Shadowy path to MFA and a glorious return

21 Dec 2010 9:59 AM | Anonymous

Shadowy path to MFA and a glorious return

By Geoff Edgers
Globe Staff / December 20, 2010
The embroidered panel is just 14-by-20 inches. But the director of the tiny Italian museum never forgot it. Just before World War II, he spotted it in a drawer of a church in Trent, a town in Northern Italy.

Tweet 3 people Tweeted thisYahoo! Buzz ShareThis Then, mysteriously, it was gone, whisked overseas, sold by a New York gallery, and finally tucked away in storage here at the Museum of Fine Arts. It has not been seen by the public for at least two decades undefined until today.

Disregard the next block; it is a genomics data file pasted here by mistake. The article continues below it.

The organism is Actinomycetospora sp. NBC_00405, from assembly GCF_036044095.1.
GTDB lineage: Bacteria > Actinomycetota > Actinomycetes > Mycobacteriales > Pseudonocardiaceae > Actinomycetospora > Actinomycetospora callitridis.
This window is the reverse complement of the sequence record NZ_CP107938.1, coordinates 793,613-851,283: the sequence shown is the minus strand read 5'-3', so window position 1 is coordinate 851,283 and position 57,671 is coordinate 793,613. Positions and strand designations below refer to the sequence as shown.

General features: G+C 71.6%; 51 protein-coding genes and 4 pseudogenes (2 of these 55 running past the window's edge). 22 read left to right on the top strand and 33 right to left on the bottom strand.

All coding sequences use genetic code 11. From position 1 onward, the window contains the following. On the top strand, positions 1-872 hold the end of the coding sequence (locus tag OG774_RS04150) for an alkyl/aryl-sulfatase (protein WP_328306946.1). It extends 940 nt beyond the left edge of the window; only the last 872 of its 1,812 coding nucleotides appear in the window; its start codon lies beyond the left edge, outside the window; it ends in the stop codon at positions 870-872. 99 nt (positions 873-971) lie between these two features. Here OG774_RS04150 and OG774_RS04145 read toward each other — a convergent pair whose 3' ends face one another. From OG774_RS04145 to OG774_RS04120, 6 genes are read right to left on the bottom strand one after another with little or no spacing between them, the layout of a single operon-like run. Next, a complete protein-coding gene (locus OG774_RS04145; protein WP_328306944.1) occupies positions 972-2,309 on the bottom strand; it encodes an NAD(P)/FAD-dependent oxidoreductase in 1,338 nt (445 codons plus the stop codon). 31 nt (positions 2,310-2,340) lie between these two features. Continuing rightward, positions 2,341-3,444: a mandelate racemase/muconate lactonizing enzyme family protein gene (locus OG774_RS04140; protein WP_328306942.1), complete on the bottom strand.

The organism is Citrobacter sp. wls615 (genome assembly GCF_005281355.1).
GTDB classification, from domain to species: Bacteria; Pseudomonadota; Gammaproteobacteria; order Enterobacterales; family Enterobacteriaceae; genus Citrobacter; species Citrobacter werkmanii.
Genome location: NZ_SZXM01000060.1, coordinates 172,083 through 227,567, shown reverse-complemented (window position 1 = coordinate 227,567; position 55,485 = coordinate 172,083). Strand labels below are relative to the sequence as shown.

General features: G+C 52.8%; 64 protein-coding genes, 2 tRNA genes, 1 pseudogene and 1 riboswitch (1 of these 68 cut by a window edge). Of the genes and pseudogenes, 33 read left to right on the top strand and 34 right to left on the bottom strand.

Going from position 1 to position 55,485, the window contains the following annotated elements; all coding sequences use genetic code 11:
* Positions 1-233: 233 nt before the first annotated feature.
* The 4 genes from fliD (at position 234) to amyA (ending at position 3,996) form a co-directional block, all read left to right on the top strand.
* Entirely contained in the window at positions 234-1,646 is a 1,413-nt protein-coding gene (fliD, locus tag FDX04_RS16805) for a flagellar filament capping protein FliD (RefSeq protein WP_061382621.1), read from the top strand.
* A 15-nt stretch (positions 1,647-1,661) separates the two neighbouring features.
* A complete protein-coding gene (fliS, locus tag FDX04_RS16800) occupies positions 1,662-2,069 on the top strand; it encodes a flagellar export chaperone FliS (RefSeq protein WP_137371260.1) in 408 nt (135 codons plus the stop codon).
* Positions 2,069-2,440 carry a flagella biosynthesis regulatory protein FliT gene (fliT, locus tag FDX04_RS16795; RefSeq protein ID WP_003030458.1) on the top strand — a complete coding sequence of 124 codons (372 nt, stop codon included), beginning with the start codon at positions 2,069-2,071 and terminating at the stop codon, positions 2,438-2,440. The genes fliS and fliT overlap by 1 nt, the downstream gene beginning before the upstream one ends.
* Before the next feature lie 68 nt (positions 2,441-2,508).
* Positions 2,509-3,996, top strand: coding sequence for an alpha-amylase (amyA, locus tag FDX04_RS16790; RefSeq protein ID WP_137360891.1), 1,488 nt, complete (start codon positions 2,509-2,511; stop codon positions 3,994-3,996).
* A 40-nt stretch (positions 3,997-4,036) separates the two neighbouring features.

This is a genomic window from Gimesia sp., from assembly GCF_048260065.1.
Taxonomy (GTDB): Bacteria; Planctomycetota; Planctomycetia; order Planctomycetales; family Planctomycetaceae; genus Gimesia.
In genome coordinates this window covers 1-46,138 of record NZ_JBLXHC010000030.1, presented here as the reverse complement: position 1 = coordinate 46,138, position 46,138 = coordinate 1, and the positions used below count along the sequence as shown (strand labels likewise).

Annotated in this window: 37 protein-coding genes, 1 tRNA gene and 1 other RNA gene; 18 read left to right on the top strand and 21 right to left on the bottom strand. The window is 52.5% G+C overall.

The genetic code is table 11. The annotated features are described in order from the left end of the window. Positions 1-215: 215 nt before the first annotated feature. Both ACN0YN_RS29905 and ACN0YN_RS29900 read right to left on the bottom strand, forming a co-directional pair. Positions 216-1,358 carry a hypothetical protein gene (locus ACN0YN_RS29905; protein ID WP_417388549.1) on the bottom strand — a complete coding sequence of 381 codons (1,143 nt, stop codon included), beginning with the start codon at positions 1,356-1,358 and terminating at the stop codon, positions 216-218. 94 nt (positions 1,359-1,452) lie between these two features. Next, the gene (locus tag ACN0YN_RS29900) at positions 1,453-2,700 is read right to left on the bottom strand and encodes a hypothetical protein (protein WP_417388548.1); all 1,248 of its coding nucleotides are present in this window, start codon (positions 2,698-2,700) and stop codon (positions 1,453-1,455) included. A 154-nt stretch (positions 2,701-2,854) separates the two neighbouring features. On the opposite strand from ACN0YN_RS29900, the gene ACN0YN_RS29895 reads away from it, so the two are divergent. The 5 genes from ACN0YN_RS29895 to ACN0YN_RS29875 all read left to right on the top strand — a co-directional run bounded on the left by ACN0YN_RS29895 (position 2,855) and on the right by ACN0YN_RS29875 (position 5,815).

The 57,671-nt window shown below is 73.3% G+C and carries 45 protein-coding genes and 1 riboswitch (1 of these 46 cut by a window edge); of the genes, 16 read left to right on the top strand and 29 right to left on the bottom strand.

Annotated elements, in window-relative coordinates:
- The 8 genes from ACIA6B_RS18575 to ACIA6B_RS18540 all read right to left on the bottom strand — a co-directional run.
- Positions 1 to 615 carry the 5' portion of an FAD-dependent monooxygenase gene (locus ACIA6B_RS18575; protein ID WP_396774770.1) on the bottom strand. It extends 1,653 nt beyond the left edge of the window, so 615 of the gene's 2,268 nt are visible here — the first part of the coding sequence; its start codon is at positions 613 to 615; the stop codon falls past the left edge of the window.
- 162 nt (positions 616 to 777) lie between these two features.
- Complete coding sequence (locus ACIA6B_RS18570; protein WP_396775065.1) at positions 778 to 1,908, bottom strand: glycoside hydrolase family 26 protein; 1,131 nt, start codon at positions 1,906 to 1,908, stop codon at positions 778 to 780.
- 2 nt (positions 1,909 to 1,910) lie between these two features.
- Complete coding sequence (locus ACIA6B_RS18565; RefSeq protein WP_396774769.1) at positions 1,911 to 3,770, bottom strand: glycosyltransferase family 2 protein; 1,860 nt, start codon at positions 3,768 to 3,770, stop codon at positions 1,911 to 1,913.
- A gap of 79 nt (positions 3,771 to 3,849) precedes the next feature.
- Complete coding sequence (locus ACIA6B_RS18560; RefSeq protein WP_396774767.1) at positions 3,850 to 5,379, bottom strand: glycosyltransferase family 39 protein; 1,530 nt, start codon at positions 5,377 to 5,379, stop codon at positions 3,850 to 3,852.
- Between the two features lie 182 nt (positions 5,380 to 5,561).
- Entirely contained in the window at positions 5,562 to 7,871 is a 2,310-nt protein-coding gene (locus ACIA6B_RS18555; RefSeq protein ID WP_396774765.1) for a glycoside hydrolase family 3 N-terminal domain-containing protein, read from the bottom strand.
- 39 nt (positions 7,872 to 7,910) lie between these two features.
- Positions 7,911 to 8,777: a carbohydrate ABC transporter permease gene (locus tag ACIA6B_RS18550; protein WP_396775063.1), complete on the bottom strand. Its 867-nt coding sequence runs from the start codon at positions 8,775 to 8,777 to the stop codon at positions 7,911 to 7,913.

That 620-year-old piece, “The Entombment of Saint Vigilius,’’ will get a hero’s homecoming in a museum in Trent. The MFA, after determining the work it had purchased back in 1946 for $3,000 had been stolen, quietly sent the piece back to Italy in October.

“It’s a beautiful textile, very fragile, and precious with silver and gold,’’ said Alessandra Galizzi, a professor of museum studies at the University of Trent, who helped broker the return. “It is especially meaningful to this city. It belongs here.’’

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